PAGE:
What we now want is closer contact and better understanding between individuals and communities all over the earth, and the elimination of egoism and pride which is always prone to plunge the world into primeval barbarism and strife... Peace can only come as a natural consequence of universal enlightenment.

If you want to find the secrets of the universe, think in terms of energy, frequency and vibration.

Now, I must tell you of a strange experience which bore fruit in my later life. We had a cold [snap] drier than even observed before. People walking in the snow left a luminous trail. [As I stroked] Mačak's back, [it became] a sheet of light and my hand produced a shower of sparks. My father remarked, this is nothing but electricity, the same thing you see on the trees in a storm. My mother seemed alarmed. Stop playing with the cat, she said, he might start a fire. I was thinking abstractly. Is nature a cat? If so, who strokes its back? It can only be God, I concluded.
I cannot exaggerate the effect of this marvelous sight on my childish imagination. Day after day I asked myself what is electricity and found no answer. Eighty years have gone by since and I still ask the same question, unable to answer it.

It has cost me years of thought to arrive at certain results, by many believed to be unattainable, for which there are now numerous claimants, and the number of these is rapidly increasing, like that of the colonels in the South after the war.

The day when we shall know exactly what “electricity” is, will chronicle an event probably greater, more important than any other recorded in the history of the human race. The time will come when the comfort, the very existence, perhaps, of man will depend upon that wonderful agent.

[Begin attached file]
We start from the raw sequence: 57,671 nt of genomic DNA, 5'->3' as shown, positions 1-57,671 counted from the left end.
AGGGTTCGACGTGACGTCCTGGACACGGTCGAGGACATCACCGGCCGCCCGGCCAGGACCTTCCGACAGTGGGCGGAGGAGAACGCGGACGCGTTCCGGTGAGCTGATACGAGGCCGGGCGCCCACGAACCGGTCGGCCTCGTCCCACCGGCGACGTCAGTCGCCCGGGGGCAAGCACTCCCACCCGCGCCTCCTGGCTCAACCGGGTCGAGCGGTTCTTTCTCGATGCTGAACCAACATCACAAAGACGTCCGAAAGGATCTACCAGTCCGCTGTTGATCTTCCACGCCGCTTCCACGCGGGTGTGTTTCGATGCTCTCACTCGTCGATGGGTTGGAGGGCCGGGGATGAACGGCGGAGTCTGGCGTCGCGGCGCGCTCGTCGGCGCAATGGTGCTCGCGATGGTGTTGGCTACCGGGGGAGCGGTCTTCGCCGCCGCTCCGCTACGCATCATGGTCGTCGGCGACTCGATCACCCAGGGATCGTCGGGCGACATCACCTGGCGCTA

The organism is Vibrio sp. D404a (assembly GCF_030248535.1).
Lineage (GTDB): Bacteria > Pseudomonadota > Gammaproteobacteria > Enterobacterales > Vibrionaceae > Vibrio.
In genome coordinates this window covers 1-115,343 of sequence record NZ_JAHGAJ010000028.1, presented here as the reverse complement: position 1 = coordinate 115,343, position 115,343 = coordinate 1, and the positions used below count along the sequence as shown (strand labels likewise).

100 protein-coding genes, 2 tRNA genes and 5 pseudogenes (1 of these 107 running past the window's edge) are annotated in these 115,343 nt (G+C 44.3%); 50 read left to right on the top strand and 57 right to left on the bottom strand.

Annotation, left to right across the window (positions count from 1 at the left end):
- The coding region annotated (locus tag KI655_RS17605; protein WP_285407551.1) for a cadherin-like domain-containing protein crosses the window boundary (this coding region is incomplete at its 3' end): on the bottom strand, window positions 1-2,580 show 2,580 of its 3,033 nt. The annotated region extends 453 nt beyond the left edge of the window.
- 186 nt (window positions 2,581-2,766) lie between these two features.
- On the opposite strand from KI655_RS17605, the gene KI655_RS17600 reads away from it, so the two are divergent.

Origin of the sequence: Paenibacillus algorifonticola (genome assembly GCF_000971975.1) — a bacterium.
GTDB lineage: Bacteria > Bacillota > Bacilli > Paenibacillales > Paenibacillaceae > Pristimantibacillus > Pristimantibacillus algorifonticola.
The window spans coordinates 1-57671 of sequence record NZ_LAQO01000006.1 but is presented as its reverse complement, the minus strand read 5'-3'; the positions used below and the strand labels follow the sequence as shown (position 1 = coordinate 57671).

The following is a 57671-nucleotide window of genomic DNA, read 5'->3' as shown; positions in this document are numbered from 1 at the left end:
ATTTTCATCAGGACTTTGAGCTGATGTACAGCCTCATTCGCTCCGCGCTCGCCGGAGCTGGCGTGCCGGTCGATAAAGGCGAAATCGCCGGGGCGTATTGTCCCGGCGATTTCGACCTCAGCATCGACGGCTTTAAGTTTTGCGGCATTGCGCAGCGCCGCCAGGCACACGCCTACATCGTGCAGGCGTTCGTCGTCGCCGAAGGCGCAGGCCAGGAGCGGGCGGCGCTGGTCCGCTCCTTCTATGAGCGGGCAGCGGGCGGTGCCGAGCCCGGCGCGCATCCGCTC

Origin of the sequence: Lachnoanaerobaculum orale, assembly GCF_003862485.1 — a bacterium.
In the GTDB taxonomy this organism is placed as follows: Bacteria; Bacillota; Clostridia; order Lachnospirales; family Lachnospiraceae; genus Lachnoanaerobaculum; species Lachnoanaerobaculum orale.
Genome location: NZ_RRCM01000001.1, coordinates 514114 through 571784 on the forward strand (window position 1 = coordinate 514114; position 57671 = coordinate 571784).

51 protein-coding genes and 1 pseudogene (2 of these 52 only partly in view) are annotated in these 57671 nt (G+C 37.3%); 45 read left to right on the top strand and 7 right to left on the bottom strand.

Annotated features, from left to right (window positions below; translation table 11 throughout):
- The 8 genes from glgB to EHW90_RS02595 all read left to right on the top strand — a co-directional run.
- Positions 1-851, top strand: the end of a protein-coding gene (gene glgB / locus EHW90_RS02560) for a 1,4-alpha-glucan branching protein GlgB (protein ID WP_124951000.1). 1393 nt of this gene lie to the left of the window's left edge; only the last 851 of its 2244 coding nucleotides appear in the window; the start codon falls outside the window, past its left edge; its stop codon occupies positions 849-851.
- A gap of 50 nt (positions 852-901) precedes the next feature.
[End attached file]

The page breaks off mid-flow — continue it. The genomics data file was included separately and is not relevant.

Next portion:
How extraordinary was my life an incident may illustrate... [As a youth] I was fascinated by a description of Niagara Falls I had perused, and pictured in my imagination a big wheel run by the Falls. I told my uncle that I would go to America and carry out this scheme. Thirty years later I saw my ideas carried out at Niagara and marveled at the unfathomable mystery of the mind.

The problem was rendered extremely difficult, owing to the immense dimensions of the planet... But by gradual and continuous improvements of a generator of electrical oscillations... I finally succeeded in reaching rates of delivery of electrical energy actually surpassing those of lightning discharges... By use of such a generator of stationary waves and receiving apparatus properly placed and adjusted in any other locality, however remote, it is practicable to transmit intelligible signals, or to control or actuate at will any one apparatus for many other important and valuable purposes.

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Serbian-American Inventor, Mechanical and Electrical Engineer, Inventor of Alternating Current and Holder of Over 1200 Patents